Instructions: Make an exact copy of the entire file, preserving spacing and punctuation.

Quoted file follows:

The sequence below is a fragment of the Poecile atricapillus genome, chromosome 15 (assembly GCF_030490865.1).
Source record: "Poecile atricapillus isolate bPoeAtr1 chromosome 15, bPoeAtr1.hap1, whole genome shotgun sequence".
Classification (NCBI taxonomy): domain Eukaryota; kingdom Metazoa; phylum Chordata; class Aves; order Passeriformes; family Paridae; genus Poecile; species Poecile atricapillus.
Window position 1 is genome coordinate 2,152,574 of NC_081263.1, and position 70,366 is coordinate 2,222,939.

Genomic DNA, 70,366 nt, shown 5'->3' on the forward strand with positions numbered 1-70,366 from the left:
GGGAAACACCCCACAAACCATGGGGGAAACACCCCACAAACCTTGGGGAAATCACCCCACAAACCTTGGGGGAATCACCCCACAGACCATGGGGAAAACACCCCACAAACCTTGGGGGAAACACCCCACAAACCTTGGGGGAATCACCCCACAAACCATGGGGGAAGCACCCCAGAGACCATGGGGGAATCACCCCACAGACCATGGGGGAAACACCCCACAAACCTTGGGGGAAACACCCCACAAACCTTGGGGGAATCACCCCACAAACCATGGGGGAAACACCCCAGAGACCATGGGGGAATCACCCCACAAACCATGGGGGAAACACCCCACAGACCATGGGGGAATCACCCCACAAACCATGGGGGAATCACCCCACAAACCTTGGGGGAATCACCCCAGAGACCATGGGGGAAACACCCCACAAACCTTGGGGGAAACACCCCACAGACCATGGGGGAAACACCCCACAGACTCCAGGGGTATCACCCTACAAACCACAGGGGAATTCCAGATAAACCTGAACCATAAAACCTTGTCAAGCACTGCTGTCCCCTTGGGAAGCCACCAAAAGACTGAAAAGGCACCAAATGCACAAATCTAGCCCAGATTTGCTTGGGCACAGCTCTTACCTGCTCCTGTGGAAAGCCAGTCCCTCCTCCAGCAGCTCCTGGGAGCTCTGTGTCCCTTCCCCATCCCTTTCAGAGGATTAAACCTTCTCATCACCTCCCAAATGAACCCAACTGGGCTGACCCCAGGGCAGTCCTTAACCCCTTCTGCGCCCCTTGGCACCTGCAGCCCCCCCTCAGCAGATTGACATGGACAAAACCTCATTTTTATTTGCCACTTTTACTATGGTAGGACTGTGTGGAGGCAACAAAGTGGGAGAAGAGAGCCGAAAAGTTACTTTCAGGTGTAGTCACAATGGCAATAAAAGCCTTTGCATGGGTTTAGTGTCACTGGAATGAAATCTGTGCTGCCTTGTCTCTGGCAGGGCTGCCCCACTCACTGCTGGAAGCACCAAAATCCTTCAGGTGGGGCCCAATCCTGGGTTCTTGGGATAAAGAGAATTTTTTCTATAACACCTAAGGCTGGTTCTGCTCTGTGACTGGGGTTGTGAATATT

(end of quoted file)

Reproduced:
The sequence below is a fragment of the Poecile atricapillus genome, chromosome 15 (assembly GCF_030490865.1).
Source record: "Poecile atricapillus isolate bPoeAtr1 chromosome 15, bPoeAtr1.hap1, whole genome shotgun sequence".
Classification (NCBI taxonomy): domain Eukaryota; kingdom Metazoa; phylum Chordata; class Aves; order Passeriformes; family Paridae; genus Poecile; species Poecile atricapillus.
Window position 1 is genome coordinate 2,152,574 of NC_081263.1, and position 70,366 is coordinate 2,222,939.

Genomic DNA, 70,366 nt, shown 5'->3' on the forward strand with positions numbered 1-70,366 from the left:
GGGAAACACCCCACAAACCATGGGGGAAACACCCCACAAACCTTGGGGAAATCACCCCACAAACCTTGGGGGAATCACCCCACAGACCATGGGGAAAACACCCCACAAACCTTGGGGGAAACACCCCACAAACCTTGGGGGAATCACCCCACAAACCATGGGGGAAGCACCCCAGAGACCATGGGGGAATCACCCCACAGACCATGGGGGAAACACCCCACAAACCTTGGGGGAAACACCCCACAAACCTTGGGGGAATCACCCCACAAACCATGGGGGAAACACCCCAGAGACCATGGGGGAATCACCCCACAAACCATGGGGGAAACACCCCACAGACCATGGGGGAATCACCCCACAAACCATGGGGGAATCACCCCACAAACCTTGGGGGAATCACCCCAGAGACCATGGGGGAAACACCCCACAAACCTTGGGGGAAACACCCCACAGACCATGGGGGAAACACCCCACAGACTCCAGGGGTATCACCCTACAAACCACAGGGGAATTCCAGATAAACCTGAACCATAAAACCTTGTCAAGCACTGCTGTCCCCTTGGGAAGCCACCAAAAGACTGAAAAGGCACCAAATGCACAAATCTAGCCCAGATTTGCTTGGGCACAGCTCTTACCTGCTCCTGTGGAAAGCCAGTCCCTCCTCCAGCAGCTCCTGGGAGCTCTGTGTCCCTTCCCCATCCCTTTCAGAGGATTAAACCTTCTCATCACCTCCCAAATGAACCCAACTGGGCTGACCCCAGGGCAGTCCTTAACCCCTTCTGCGCCCCTTGGCACCTGCAGCCCCCCCTCAGCAGATTGACATGGACAAAACCTCATTTTTATTTGCCACTTTTACTATGGTAGGACTGTGTGGAGGCAACAAAGTGGGAGAAGAGAGCCGAAAAGTTACTTTCAGGTGTAGTCACAATGGCAATAAAAGCCTTTGCATGGGTTTAGTGTCACTGGAATGAAATCTGTGCTGCCTTGTCTCTGGCAGGGCTGCCCCACTCACTGCTGGAAGCACCAAAATCCTTCAGGTGGGGCCCAATCCTGGGTTCTTGGGATAAAGAGAATTTTTTCTATAACACCTAAGGCTGGTTCTGCTCTGTGACTGGGGTTGTGAATATT